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Is The Music Industry Dead Yet?

JurassicWith the recent news of GarageBand.com, the indie music store, discovery /review service and online community, discontinuing its services as of July 15th, 2010, after 10 years catering to artists and indie music fans alike.., I am left to ponder the fate of the music industry once again.

The latest news – worldwide sales of recorded music fell by another 10% in the last year, digital piracy is still on the rise; accounting for a 30 percent decline in global music sales from 2004 to 2009 and digital services are not enough to stem the tide of falling compact discs sales …

Wow! The industry is a mess and still, it continues to adhere to the same business model and practices it ushered in a century ago. Why? And why are they not dead yet?

Is it at least on its last leg?

Well, every morning when I get online or take time to listen to the radio, flick on television or flip open the pages of a newspaper, the same dinosaurs that are supposedly becoming extinct, are still  running rampant and eating everything in site.

Internet Songwriting

EmailBefore the days of internet – becoming a successful songwriter depended on a whole different set of factors. For example, as a non-performing songwriter, you would have needed to go out and find an artist or band willing to record your song, or have a music publisher get a cover for you.

As a performing artist, you would at least have had a vehicle for your songs subject of course to whether you or your band had a record deal.

A great deal of the “ifs and buts” of success would have depended not just on the commercial potential of your song, but on who was out there promoting for you, and how much marketing power your music publisher or record company (if you were an artist), had. Of course, much of that still applies today. So why has the internet had such an enormous impact on song writing, commercial recordings and tons of other commodities? I can tell you. Two things: digital, and distribution.

Coming Up in the Midwest Hip Hop Scene

DJ N.K. talks production, entrepreneurship, and the driving force behind S.E.Dub.

NK Glaze Black & WhiteOver the summer, one of our feature artists here on TheBuzz, Milwaukee’s own DJ N.K., released his latest album, Branded by the Struggle. As a DJ, producer, rapper, and merchandiser, N.K. knows what it’s like to build and manage a successful independent career as a musician. We caught up with him to see how album sales were going, and to get his insider perspective on what it takes to grow within, and beyond, a tough midwestern market.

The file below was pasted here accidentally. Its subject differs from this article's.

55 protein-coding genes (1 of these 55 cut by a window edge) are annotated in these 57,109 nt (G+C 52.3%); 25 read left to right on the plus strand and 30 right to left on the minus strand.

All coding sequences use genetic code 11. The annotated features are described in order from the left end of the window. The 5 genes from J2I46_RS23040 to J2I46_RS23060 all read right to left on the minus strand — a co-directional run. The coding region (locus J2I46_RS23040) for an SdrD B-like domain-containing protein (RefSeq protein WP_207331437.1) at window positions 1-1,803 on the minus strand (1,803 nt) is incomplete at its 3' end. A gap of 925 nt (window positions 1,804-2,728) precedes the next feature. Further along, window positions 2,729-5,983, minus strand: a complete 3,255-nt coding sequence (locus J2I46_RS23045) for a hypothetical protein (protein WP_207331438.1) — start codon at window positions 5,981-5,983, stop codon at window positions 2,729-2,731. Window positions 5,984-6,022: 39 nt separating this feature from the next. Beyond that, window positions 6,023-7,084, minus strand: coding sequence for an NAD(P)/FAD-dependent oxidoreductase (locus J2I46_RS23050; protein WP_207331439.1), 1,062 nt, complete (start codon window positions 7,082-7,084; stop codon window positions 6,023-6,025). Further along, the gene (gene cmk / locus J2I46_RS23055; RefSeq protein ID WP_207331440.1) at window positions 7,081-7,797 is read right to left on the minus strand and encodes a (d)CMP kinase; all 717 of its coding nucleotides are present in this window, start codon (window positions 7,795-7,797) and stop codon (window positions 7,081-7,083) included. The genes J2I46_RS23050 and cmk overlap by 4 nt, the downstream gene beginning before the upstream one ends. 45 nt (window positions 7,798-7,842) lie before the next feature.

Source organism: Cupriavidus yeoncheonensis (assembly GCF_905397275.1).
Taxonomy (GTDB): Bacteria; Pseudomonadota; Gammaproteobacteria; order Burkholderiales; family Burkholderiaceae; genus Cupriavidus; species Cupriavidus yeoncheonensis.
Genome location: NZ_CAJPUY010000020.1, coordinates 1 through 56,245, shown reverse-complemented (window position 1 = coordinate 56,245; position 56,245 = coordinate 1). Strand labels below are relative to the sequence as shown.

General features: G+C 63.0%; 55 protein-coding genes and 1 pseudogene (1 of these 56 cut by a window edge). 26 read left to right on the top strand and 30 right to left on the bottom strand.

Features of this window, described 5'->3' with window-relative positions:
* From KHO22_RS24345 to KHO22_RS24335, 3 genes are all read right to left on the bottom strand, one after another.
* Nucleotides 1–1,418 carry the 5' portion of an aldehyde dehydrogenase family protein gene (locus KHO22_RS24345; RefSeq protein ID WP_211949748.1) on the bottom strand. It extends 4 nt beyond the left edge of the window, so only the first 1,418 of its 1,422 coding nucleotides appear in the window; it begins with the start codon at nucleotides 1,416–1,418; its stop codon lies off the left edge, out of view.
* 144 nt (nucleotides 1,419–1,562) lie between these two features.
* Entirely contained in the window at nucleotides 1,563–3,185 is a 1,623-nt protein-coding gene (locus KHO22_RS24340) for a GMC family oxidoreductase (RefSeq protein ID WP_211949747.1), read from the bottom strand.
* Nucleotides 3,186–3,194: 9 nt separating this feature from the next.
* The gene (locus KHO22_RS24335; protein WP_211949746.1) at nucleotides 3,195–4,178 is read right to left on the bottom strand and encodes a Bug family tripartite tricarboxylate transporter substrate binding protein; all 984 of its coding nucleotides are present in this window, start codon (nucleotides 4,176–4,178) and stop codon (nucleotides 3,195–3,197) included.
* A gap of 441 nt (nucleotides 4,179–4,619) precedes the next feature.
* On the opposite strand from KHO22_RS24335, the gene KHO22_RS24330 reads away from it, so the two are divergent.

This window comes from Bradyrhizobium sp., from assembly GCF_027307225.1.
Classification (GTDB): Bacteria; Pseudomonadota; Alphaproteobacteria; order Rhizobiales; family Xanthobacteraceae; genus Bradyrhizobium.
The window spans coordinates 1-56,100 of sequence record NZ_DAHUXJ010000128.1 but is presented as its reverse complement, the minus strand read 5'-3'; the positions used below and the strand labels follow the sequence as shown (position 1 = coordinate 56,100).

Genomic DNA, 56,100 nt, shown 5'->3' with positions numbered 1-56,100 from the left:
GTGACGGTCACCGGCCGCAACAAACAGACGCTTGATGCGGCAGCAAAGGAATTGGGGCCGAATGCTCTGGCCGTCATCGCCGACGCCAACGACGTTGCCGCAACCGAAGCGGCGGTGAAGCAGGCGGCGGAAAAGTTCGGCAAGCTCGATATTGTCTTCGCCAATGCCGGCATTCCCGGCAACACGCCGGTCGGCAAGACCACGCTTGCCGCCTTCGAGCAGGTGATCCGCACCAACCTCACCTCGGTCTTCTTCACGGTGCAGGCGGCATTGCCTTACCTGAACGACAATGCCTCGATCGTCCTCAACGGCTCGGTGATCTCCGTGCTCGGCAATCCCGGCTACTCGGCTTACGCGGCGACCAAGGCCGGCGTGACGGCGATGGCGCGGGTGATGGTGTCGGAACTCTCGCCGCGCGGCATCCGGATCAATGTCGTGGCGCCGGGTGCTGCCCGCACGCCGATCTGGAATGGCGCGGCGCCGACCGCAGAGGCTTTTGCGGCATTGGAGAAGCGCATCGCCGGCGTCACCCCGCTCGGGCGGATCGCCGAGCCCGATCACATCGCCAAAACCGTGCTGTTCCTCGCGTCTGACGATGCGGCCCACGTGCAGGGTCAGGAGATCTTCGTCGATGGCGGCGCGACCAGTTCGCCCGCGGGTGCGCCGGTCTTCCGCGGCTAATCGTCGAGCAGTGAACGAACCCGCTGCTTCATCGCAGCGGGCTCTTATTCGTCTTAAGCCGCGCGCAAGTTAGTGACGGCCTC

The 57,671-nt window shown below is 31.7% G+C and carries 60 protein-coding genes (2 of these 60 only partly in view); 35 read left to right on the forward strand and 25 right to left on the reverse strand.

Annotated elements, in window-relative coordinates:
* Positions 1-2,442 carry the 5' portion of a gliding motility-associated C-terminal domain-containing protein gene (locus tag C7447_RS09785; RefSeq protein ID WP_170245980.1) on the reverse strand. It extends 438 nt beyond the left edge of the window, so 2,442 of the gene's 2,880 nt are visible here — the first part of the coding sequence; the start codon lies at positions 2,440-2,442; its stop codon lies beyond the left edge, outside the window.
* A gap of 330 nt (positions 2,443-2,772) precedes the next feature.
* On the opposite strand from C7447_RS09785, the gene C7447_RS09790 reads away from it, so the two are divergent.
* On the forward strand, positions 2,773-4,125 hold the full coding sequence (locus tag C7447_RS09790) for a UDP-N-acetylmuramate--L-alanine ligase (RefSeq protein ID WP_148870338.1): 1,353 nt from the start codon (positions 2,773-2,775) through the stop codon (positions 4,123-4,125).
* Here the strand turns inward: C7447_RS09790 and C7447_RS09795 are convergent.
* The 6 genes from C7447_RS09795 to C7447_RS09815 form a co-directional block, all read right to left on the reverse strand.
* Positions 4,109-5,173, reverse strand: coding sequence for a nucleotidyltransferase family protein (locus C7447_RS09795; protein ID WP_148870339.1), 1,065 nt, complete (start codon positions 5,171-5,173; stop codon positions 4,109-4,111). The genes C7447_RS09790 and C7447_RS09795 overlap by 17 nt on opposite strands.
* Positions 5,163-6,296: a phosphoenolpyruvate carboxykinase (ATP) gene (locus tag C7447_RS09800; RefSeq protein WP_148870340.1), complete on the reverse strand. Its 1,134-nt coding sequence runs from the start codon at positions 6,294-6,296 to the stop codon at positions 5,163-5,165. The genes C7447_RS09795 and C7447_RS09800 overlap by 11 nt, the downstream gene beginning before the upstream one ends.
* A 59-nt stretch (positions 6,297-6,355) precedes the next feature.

SW: Last time we spoke to you, you had just released Branded by the Struggle. How has promotion of the album been going since then?

NK: Actually, it’s just been local but getting GREAT responses and sales. Reason being that I decided to shoot a video for the single “Go Hard” and my distributor suggested we update the DVD, which is included with the album, and then release it into major retail outlets since we had a fresh video to help market and promote the album.

If you don’t live in Wisconsin, and you wanna get a limited edition, order from myspace.com/nkonline now!

The Musician Enablers

Support and help can be a funny thing. If some one offers to help someone, most would hope that they are helping to get that person moving forward to a better place, closer to success. Or perhaps delivering some of the tools or resources (including, yes, money) that will lead to bigger and better things. However, there are those that become enablers. Their intentions are good, but they may end up hurting more than they help.

enable artists with cashEveryone has heard the old joke, “what do you call a drummer with no girlfriend? Homeless!” It’s funny but also, in a number of cases, true. There are numerous aspiring musicians that are supported by their family, their girlfriends, their boyfriends and plenty of others when it comes to money. That is not always a bad thing. If communication is good, if expectations are clear, and the guidelines for support are set in place before a dollar changes hands, that help can be worth its weight in gold. That help can bring the artist to the next level if they are struggling. It can make things a little easier. It’s not a golden ticket, it’s not a back door from paying dues and learning invaluable lessons. It simply makes a long hard road a little easier for a few miles.

Pianist Klay D-C Weaves Fusion Rhythms with Ritmo

klaycoverRaised in the 60s by free-spirited artists living like gypsies in picturesque locations like Cheyene Walk, Chelsea or Cornwall, Klay D-C (AKA Klay Dumas-Copas) is a master of creating musical tapestries that are full of flavor and life. His latest solo release, Ritmo, is a magical musical journey that combines technical prowess with an ear for colorful melodies.

A natural story-teller, the first track, “Mungabunga,” introduces us to a soft acoustic piano before blossoming into a wiggy, upbeat number garnished with salsa rhythms. The totally unexpected arrangement dances between the acoustic piano and electric instruments (guitar and bass) in a melodic tease that excites and intoxicates.

Successfully Marketing Music With Twitter

twitterThe typical musician spends much of their time being musically creative and so a lot of musicians that should be using Twitter to market their music just aren’t sure where to start or how to use it to its full potential.

So, to help out those that could be using Twitter more effectively I’ve listed some things you could be doing to market your music, whether you are a DJ, band, music producer, promoter or even if you have a podcast to promote.

Luckily, Twitter is simple and easy. The only work that really needs putting in is a little thought and some time on a regular basis. Hopefully that makes you feel a little better.